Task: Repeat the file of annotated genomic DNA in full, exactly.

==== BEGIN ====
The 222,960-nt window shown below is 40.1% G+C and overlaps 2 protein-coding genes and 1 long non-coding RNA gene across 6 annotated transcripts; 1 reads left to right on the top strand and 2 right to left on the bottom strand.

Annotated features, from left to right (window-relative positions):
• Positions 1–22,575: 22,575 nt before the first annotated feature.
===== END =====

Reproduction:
The 222,960-nt window shown below is 40.1% G+C and overlaps 2 protein-coding genes and 1 long non-coding RNA gene across 6 annotated transcripts; 1 reads left to right on the top strand and 2 right to left on the bottom strand.

Annotated features, from left to right (window-relative positions):
• Positions 1–22,575: 22,575 nt before the first annotated feature.